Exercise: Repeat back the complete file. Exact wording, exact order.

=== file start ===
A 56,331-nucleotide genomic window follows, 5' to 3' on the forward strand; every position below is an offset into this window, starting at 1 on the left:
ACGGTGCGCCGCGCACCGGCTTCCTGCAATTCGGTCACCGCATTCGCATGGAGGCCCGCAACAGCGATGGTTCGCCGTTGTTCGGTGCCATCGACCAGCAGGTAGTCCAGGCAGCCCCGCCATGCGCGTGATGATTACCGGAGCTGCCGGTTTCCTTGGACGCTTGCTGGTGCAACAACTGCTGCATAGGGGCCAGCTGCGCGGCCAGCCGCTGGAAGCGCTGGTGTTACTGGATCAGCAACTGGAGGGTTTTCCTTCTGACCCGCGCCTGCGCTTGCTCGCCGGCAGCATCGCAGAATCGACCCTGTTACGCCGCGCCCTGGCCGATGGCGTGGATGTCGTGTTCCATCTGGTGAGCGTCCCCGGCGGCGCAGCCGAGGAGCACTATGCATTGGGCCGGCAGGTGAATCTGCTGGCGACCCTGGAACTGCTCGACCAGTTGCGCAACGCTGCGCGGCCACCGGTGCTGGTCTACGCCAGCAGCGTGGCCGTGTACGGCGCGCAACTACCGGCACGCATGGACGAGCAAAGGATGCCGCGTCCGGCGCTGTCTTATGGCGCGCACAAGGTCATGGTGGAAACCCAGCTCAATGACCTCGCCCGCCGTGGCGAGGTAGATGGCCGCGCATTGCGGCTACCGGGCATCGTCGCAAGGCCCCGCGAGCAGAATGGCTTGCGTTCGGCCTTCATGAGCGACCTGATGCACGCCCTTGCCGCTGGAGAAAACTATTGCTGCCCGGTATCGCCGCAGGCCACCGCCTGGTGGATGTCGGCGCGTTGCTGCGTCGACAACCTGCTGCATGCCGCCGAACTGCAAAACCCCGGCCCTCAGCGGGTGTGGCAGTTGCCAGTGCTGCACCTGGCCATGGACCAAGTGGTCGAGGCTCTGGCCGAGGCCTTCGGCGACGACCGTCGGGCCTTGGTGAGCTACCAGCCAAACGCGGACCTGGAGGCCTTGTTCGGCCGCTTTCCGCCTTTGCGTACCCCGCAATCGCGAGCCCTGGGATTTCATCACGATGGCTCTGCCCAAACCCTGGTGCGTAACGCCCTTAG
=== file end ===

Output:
A 56,331-nucleotide genomic window follows, 5' to 3' on the forward strand; every position below is an offset into this window, starting at 1 on the left:
ACGGTGCGCCGCGCACCGGCTTCCTGCAATTCGGTCACCGCATTCGCATGGAGGCCCGCAACAGCGATGGTTCGCCGTTGTTCGGTGCCATCGACCAGCAGGTAGTCCAGGCAGCCCCGCCATGCGCGTGATGATTACCGGAGCTGCCGGTTTCCTTGGACGCTTGCTGGTGCAACAACTGCTGCATAGGGGCCAGCTGCGCGGCCAGCCGCTGGAAGCGCTGGTGTTACTGGATCAGCAACTGGAGGGTTTTCCTTCTGACCCGCGCCTGCGCTTGCTCGCCGGCAGCATCGCAGAATCGACCCTGTTACGCCGCGCCCTGGCCGATGGCGTGGATGTCGTGTTCCATCTGGTGAGCGTCCCCGGCGGCGCAGCCGAGGAGCACTATGCATTGGGCCGGCAGGTGAATCTGCTGGCGACCCTGGAACTGCTCGACCAGTTGCGCAACGCTGCGCGGCCACCGGTGCTGGTCTACGCCAGCAGCGTGGCCGTGTACGGCGCGCAACTACCGGCACGCATGGACGAGCAAAGGATGCCGCGTCCGGCGCTGTCTTATGGCGCGCACAAGGTCATGGTGGAAACCCAGCTCAATGACCTCGCCCGCCGTGGCGAGGTAGATGGCCGCGCATTGCGGCTACCGGGCATCGTCGCAAGGCCCCGCGAGCAGAATGGCTTGCGTTCGGCCTTCATGAGCGACCTGATGCACGCCCTTGCCGCTGGAGAAAACTATTGCTGCCCGGTATCGCCGCAGGCCACCGCCTGGTGGATGTCGGCGCGTTGCTGCGTCGACAACCTGCTGCATGCCGCCGAACTGCAAAACCCCGGCCCTCAGCGGGTGTGGCAGTTGCCAGTGCTGCACCTGGCCATGGACCAAGTGGTCGAGGCTCTGGCCGAGGCCTTCGGCGACGACCGTCGGGCCTTGGTGAGCTACCAGCCAAACGCGGACCTGGAGGCCTTGTTCGGCCGCTTTCCGCCTTTGCGTACCCCGCAATCGCGAGCCCTGGGATTTCATCACGATGGCTCTGCCCAAACCCTGGTGCGTAACGCCCTTAG